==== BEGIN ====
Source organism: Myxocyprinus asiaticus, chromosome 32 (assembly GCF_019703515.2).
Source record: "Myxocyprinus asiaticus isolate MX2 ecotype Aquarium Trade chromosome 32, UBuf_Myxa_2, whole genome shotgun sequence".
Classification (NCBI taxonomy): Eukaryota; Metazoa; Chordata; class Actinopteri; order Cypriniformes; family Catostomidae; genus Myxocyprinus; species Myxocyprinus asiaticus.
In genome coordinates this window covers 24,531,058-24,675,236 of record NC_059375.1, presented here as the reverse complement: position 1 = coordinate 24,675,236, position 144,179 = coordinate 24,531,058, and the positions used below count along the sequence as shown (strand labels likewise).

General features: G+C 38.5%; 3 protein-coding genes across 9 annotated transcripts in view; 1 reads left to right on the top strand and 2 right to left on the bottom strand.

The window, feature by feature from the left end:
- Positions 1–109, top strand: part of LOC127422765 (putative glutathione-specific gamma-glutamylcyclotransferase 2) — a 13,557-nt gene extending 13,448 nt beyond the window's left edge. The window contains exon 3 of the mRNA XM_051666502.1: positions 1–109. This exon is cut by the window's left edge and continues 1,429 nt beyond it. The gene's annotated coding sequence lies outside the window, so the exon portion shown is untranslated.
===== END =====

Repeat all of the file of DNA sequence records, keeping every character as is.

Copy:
Source organism: Myxocyprinus asiaticus, chromosome 32 (assembly GCF_019703515.2).
Source record: "Myxocyprinus asiaticus isolate MX2 ecotype Aquarium Trade chromosome 32, UBuf_Myxa_2, whole genome shotgun sequence".
Classification (NCBI taxonomy): Eukaryota; Metazoa; Chordata; class Actinopteri; order Cypriniformes; family Catostomidae; genus Myxocyprinus; species Myxocyprinus asiaticus.
In genome coordinates this window covers 24,531,058-24,675,236 of record NC_059375.1, presented here as the reverse complement: position 1 = coordinate 24,675,236, position 144,179 = coordinate 24,531,058, and the positions used below count along the sequence as shown (strand labels likewise).

General features: G+C 38.5%; 3 protein-coding genes across 9 annotated transcripts in view; 1 reads left to right on the top strand and 2 right to left on the bottom strand.

The window, feature by feature from the left end:
- Positions 1–109, top strand: part of LOC127422765 (putative glutathione-specific gamma-glutamylcyclotransferase 2) — a 13,557-nt gene extending 13,448 nt beyond the window's left edge. The window contains exon 3 of the mRNA XM_051666502.1: positions 1–109. This exon is cut by the window's left edge and continues 1,429 nt beyond it. The gene's annotated coding sequence lies outside the window, so the exon portion shown is untranslated.